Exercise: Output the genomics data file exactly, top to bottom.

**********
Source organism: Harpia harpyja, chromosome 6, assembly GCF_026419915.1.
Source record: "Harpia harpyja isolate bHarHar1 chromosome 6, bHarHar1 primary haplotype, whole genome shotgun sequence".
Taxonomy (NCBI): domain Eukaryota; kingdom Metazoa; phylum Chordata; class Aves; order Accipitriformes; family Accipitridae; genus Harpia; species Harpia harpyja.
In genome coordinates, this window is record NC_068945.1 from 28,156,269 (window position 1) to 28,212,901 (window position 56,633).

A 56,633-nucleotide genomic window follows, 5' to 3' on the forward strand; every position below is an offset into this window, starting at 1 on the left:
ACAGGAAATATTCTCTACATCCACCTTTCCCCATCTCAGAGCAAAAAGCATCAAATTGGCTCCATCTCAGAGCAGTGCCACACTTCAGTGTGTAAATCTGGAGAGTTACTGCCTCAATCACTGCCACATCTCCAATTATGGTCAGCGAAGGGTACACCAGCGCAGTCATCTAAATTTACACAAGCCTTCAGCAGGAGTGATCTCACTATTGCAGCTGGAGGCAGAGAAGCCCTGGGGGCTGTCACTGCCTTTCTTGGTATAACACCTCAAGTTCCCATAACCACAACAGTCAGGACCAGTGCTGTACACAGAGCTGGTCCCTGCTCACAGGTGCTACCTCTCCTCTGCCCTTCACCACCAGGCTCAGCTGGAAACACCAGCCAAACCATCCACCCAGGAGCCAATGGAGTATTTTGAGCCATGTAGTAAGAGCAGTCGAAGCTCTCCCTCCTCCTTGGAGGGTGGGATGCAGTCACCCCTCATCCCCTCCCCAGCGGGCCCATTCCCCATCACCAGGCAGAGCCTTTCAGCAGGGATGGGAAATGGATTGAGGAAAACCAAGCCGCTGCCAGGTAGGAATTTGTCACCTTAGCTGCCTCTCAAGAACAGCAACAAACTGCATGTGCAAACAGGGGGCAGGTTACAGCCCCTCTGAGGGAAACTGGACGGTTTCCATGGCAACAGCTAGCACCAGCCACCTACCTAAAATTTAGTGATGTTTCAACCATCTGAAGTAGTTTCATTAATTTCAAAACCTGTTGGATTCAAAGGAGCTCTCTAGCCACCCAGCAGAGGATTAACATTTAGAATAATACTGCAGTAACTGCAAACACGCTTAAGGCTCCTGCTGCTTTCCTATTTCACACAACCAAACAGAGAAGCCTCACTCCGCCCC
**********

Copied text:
Source organism: Harpia harpyja, chromosome 6, assembly GCF_026419915.1.
Source record: "Harpia harpyja isolate bHarHar1 chromosome 6, bHarHar1 primary haplotype, whole genome shotgun sequence".
Taxonomy (NCBI): domain Eukaryota; kingdom Metazoa; phylum Chordata; class Aves; order Accipitriformes; family Accipitridae; genus Harpia; species Harpia harpyja.
In genome coordinates, this window is record NC_068945.1 from 28,156,269 (window position 1) to 28,212,901 (window position 56,633).

A 56,633-nucleotide genomic window follows, 5' to 3' on the forward strand; every position below is an offset into this window, starting at 1 on the left:
ACAGGAAATATTCTCTACATCCACCTTTCCCCATCTCAGAGCAAAAAGCATCAAATTGGCTCCATCTCAGAGCAGTGCCACACTTCAGTGTGTAAATCTGGAGAGTTACTGCCTCAATCACTGCCACATCTCCAATTATGGTCAGCGAAGGGTACACCAGCGCAGTCATCTAAATTTACACAAGCCTTCAGCAGGAGTGATCTCACTATTGCAGCTGGAGGCAGAGAAGCCCTGGGGGCTGTCACTGCCTTTCTTGGTATAACACCTCAAGTTCCCATAACCACAACAGTCAGGACCAGTGCTGTACACAGAGCTGGTCCCTGCTCACAGGTGCTACCTCTCCTCTGCCCTTCACCACCAGGCTCAGCTGGAAACACCAGCCAAACCATCCACCCAGGAGCCAATGGAGTATTTTGAGCCATGTAGTAAGAGCAGTCGAAGCTCTCCCTCCTCCTTGGAGGGTGGGATGCAGTCACCCCTCATCCCCTCCCCAGCGGGCCCATTCCCCATCACCAGGCAGAGCCTTTCAGCAGGGATGGGAAATGGATTGAGGAAAACCAAGCCGCTGCCAGGTAGGAATTTGTCACCTTAGCTGCCTCTCAAGAACAGCAACAAACTGCATGTGCAAACAGGGGGCAGGTTACAGCCCCTCTGAGGGAAACTGGACGGTTTCCATGGCAACAGCTAGCACCAGCCACCTACCTAAAATTTAGTGATGTTTCAACCATCTGAAGTAGTTTCATTAATTTCAAAACCTGTTGGATTCAAAGGAGCTCTCTAGCCACCCAGCAGAGGATTAACATTTAGAATAATACTGCAGTAACTGCAAACACGCTTAAGGCTCCTGCTGCTTTCCTATTTCACACAACCAAACAGAGAAGCCTCACTCCGCCCC